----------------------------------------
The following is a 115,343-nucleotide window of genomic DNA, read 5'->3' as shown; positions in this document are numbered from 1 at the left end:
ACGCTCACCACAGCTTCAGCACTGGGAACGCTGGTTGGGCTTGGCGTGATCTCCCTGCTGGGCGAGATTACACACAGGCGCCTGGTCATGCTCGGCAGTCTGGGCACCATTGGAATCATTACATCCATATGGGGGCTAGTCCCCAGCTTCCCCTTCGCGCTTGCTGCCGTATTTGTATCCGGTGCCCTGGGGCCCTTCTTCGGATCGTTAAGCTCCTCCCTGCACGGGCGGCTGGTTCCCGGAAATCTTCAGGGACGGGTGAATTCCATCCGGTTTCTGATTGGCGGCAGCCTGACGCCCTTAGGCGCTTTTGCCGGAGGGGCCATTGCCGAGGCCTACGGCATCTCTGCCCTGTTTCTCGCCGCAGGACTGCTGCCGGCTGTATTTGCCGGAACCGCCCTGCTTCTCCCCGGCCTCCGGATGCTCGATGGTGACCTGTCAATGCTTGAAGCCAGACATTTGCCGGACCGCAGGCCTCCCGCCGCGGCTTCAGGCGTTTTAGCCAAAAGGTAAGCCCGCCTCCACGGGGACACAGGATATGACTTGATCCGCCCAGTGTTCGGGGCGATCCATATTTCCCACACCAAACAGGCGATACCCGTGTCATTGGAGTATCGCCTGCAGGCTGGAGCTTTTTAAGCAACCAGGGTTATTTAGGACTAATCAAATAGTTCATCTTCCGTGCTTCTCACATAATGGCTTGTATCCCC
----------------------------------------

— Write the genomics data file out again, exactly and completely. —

The following is a 115,343-nucleotide window of genomic DNA, read 5'->3' as shown; positions in this document are numbered from 1 at the left end:
ACGCTCACCACAGCTTCAGCACTGGGAACGCTGGTTGGGCTTGGCGTGATCTCCCTGCTGGGCGAGATTACACACAGGCGCCTGGTCATGCTCGGCAGTCTGGGCACCATTGGAATCATTACATCCATATGGGGGCTAGTCCCCAGCTTCCCCTTCGCGCTTGCTGCCGTATTTGTATCCGGTGCCCTGGGGCCCTTCTTCGGATCGTTAAGCTCCTCCCTGCACGGGCGGCTGGTTCCCGGAAATCTTCAGGGACGGGTGAATTCCATCCGGTTTCTGATTGGCGGCAGCCTGACGCCCTTAGGCGCTTTTGCCGGAGGGGCCATTGCCGAGGCCTACGGCATCTCTGCCCTGTTTCTCGCCGCAGGACTGCTGCCGGCTGTATTTGCCGGAACCGCCCTGCTTCTCCCCGGCCTCCGGATGCTCGATGGTGACCTGTCAATGCTTGAAGCCAGACATTTGCCGGACCGCAGGCCTCCCGCCGCGGCTTCAGGCGTTTTAGCCAAAAGGTAAGCCCGCCTCCACGGGGACACAGGATATGACTTGATCCGCCCAGTGTTCGGGGCGATCCATATTTCCCACACCAAACAGGCGATACCCGTGTCATTGGAGTATCGCCTGCAGGCTGGAGCTTTTTAAGCAACCAGGGTTATTTAGGACTAATCAAATAGTTCATCTTCCGTGCTTCTCACATAATGGCTTGTATCCCC